There are many different ways to set up a joint venture, for smaller businesses a simple contract as to who will be responsible for which parts of the projects and how the parties are to shares costs can work. For larger projects, businesses usually opt to use to the limited liability route and set up a new company which will manage the joint venture. Other structures include setting up in partnership.
Why do joint ventures use a written agreement?
Whichever route is used, as business solicitors we are convinced of the importance in advising clients on the requirement for a joint venture agreement setting out the terms. Namely, the objectives of the joint venture, the financial contributions, the transfer of employees, ownership of intellectual property, how the costs are to be shared, who will have the management and control of the project, how will disputes be resolved and how the joint venture will come to end.
Together with a joint venture agreement setting out the legal, financial and operational responsibilities of the agreement the parties may also need to enter into confidentiality agreements to protect any trade secrets or know-how.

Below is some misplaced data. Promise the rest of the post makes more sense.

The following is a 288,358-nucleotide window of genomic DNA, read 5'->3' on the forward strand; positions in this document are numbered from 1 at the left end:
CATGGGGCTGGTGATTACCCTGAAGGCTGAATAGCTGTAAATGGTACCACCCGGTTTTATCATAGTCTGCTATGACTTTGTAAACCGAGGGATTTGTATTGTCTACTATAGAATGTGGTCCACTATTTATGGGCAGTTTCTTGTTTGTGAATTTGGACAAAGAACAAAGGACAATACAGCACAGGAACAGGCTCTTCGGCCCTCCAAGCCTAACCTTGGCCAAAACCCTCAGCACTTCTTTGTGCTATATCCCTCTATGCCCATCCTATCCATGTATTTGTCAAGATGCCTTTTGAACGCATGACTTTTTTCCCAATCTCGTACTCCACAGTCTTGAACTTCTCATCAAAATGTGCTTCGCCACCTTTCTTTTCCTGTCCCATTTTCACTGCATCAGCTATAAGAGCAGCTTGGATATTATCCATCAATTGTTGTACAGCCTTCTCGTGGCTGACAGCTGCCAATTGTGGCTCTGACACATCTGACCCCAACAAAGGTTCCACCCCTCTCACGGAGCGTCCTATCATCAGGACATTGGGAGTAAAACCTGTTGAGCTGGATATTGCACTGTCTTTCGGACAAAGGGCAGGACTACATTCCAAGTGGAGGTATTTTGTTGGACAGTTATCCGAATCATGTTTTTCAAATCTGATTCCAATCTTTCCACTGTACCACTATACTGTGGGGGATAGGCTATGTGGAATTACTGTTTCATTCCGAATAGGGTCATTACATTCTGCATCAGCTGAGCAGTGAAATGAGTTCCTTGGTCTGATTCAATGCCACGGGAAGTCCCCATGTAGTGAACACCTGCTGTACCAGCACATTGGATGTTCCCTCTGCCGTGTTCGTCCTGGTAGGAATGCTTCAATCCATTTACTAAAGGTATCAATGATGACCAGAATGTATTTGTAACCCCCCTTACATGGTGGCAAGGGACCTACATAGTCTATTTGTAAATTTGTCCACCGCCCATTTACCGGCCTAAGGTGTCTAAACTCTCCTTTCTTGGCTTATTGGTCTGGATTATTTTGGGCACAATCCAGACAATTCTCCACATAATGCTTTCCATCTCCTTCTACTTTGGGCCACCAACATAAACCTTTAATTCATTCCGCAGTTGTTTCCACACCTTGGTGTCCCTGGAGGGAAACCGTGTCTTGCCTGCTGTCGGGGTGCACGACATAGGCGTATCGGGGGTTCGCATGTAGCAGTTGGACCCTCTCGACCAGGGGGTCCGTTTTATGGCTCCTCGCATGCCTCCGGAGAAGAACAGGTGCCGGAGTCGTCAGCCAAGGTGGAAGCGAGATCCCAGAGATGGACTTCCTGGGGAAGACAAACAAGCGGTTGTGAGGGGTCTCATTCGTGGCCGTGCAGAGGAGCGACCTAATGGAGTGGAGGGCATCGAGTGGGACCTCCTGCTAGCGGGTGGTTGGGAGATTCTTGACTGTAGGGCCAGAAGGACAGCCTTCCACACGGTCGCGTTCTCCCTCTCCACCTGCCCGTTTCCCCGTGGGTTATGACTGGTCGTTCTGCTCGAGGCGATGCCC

Whilst forming and setting up the joint venture are important, how the joint venture comes to end and what is to happen then is also vitally important. Where the joint venture has been set up for a specific project it will have a natural date of termination, but for other joint ventures this will not be the case.
Our commercial solicitors have years of experience drafting joint venture agreements and providing legal advice on the structures to be used.
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